A British writer and editor in his mid-thirties, Porter is interested in precisely those aspects of fatherhood that elude being modeled or solved. Grief Is the Thing With Feathers stays immersed in the experience of a single family struggling to adapt to a traumatic but irrevocable outcome. To an extent Sachs rarely does, Porter dwells on the particular qualities—the details of color and texture and tone—of the people and places in the book’s universe. In this case, those elements consist of an unnamed middle-aged Ted Hughes scholar, his two young sons, the house they shared with their late mother, and the enormous talking crow that shows up on their doorstep one night to preside over their grief.   

GRIEF IS THE THING WITH FEATHERS by Max PorterGraywolf Press, 128 pp., $14.00

The book begins shortly after his wife’s death from the unspecified complications of a head injury. Each of the novel’s short chapters—attributed variably to “Dad,” “Boys,” or “Crow”—shifts the action away from that event at irregular intervals. If Sachs sometimes reports his stories’ action like a bullet-pointed list of events, Porter is interested in how time seems to drag and speed up to a person under grief or strain. In a wonderful passage, Dad relates the first time, “about two years afterwards,” that he brought home a woman, “a Plath scholar I met at a symposium.” He can’t suppress his guilt when they make love clumsily “on the sofa my wife bought, drinking wine from glasses my wife was given, beneath the painting my wife painted.” When the unnamed woman leaves, he says, “I felt nervous about feeling cheerful. I walked around the flat as if I’d just met it, long strides and over-determined checking of surfaces.”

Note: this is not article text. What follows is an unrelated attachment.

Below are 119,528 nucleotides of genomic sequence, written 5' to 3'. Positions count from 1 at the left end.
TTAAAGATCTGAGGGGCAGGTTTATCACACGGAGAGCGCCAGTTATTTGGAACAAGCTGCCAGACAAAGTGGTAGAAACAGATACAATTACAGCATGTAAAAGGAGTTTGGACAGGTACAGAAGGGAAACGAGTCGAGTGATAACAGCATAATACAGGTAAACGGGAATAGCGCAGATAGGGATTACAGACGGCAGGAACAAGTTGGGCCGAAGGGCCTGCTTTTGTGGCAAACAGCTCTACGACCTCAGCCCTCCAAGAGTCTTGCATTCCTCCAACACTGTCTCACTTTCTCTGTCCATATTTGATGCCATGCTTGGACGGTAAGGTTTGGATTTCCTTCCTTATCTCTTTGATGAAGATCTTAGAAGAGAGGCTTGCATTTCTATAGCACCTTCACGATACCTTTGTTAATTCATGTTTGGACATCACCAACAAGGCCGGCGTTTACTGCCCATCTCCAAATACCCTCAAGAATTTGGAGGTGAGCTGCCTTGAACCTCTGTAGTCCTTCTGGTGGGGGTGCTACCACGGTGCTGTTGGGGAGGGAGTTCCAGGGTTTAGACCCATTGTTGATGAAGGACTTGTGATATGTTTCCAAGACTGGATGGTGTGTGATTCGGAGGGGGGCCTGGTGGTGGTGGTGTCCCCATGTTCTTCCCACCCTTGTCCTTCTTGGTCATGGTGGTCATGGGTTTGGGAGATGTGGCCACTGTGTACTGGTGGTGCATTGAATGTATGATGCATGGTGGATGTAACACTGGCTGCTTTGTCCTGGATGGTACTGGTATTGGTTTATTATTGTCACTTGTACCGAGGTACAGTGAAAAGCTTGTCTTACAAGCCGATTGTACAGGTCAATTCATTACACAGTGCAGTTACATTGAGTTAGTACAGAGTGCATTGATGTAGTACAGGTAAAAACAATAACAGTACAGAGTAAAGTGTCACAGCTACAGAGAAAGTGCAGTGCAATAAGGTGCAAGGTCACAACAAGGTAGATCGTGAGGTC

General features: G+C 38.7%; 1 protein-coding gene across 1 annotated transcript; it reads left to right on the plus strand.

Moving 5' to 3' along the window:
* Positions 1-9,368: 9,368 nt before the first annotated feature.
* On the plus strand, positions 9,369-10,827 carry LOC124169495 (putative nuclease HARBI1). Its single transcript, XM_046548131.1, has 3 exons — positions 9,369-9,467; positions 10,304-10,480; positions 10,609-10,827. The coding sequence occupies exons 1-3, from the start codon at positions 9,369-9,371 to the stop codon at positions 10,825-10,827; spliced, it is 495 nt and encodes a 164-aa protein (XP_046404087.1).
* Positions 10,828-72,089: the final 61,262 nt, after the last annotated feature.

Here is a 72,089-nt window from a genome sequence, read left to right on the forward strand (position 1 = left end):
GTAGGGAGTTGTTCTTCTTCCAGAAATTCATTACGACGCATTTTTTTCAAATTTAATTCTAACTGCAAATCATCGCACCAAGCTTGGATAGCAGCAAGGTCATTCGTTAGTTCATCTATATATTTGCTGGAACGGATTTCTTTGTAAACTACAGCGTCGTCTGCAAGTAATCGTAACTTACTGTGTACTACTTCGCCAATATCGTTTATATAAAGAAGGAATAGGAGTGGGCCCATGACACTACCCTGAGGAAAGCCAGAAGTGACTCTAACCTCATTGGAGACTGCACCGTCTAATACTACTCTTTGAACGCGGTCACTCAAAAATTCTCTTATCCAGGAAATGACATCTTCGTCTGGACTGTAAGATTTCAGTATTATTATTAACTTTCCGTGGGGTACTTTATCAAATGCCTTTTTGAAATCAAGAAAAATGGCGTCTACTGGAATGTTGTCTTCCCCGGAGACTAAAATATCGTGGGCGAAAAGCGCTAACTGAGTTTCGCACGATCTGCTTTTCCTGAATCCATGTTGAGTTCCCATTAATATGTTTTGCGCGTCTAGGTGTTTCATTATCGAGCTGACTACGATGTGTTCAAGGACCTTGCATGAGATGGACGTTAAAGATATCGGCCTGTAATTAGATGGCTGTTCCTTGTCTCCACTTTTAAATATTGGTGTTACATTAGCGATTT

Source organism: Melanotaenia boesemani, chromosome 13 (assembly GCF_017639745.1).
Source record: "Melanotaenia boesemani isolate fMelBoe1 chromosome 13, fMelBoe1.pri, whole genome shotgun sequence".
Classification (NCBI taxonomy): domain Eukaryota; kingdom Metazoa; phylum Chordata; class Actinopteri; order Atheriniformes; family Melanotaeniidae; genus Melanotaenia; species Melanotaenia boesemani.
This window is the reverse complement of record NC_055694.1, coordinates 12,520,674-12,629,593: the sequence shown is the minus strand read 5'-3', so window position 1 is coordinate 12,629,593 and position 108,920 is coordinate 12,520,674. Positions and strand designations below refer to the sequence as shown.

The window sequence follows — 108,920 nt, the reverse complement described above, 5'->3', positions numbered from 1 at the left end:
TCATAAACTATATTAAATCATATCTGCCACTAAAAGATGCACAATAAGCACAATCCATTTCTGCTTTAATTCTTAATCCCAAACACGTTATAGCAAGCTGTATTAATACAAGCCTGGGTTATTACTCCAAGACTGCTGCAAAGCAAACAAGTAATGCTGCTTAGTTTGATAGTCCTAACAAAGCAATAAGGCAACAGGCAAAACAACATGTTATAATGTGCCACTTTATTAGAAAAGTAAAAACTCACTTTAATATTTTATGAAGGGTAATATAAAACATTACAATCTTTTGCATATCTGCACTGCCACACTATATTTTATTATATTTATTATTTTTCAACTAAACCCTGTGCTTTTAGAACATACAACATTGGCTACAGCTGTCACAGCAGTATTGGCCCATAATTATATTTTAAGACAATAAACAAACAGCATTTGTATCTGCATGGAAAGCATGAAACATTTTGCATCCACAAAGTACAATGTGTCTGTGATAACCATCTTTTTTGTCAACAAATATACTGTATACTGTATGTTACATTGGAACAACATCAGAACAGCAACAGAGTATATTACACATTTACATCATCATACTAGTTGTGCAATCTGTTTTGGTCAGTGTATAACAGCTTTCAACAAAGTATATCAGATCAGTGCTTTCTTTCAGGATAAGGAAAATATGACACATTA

Grief is the Thing with Feathers is full of moments like this, in which instances of humor surge up from an atmosphere otherwise dominated by stillness and loss. A worried, responsible father, Dad rarely permits himself an outburst. The tone of the Boys’ shared voice ranges less widely: Sometimes they speak jointly (“we used to play a game called Sonic Boom”) and sometimes singly (“my brother always uses diagrams to explain our choices, but they aren’t scientific, they’re scrappy”). The contrast between their voices and Dad’s finer-grained, more worked-over one is the sort of thing that, had Sachs attempted it, would have made Inherited Disorders “fall apart.” It becomes Porter’s way of doing what the dialogues in Sachs’s abandoned realist novels would have done—capturing not only the puzzle of a father-son interaction but also its music, its varied and unpredictable textures.